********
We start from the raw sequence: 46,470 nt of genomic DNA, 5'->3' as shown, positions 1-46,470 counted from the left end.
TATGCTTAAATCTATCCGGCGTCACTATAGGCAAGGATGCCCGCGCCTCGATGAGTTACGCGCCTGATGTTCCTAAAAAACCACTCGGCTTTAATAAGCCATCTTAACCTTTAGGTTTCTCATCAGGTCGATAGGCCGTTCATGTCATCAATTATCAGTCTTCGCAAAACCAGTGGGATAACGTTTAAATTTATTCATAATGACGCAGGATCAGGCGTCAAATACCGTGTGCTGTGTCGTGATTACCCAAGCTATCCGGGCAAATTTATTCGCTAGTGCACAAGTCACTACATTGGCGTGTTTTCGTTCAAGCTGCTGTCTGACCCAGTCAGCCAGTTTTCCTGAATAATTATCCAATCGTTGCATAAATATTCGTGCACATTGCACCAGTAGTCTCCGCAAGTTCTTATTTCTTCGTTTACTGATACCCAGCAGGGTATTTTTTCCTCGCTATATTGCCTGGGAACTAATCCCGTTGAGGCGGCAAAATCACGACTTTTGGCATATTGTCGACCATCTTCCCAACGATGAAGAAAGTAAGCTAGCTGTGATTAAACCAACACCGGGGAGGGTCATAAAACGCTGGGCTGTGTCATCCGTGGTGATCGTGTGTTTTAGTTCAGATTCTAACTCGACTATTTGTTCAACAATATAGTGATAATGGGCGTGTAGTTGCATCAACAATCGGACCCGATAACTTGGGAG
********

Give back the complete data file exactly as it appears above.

We start from the raw sequence: 46,470 nt of genomic DNA, 5'->3' as shown, positions 1-46,470 counted from the left end.
TATGCTTAAATCTATCCGGCGTCACTATAGGCAAGGATGCCCGCGCCTCGATGAGTTACGCGCCTGATGTTCCTAAAAAACCACTCGGCTTTAATAAGCCATCTTAACCTTTAGGTTTCTCATCAGGTCGATAGGCCGTTCATGTCATCAATTATCAGTCTTCGCAAAACCAGTGGGATAACGTTTAAATTTATTCATAATGACGCAGGATCAGGCGTCAAATACCGTGTGCTGTGTCGTGATTACCCAAGCTATCCGGGCAAATTTATTCGCTAGTGCACAAGTCACTACATTGGCGTGTTTTCGTTCAAGCTGCTGTCTGACCCAGTCAGCCAGTTTTCCTGAATAATTATCCAATCGTTGCATAAATATTCGTGCACATTGCACCAGTAGTCTCCGCAAGTTCTTATTTCTTCGTTTACTGATACCCAGCAGGGTATTTTTTCCTCGCTATATTGCCTGGGAACTAATCCCGTTGAGGCGGCAAAATCACGACTTTTGGCATATTGTCGACCATCTTCCCAACGATGAAGAAAGTAAGCTAGCTGTGATTAAACCAACACCGGGGAGGGTCATAAAACGCTGGGCTGTGTCATCCGTGGTGATCGTGTGTTTTAGTTCAGATTCTAACTCGACTATTTGTTCAACAATATAGTGATAATGGGCGTGTAGTTGCATCAACAATCGGACCCGATAACTTGGGAG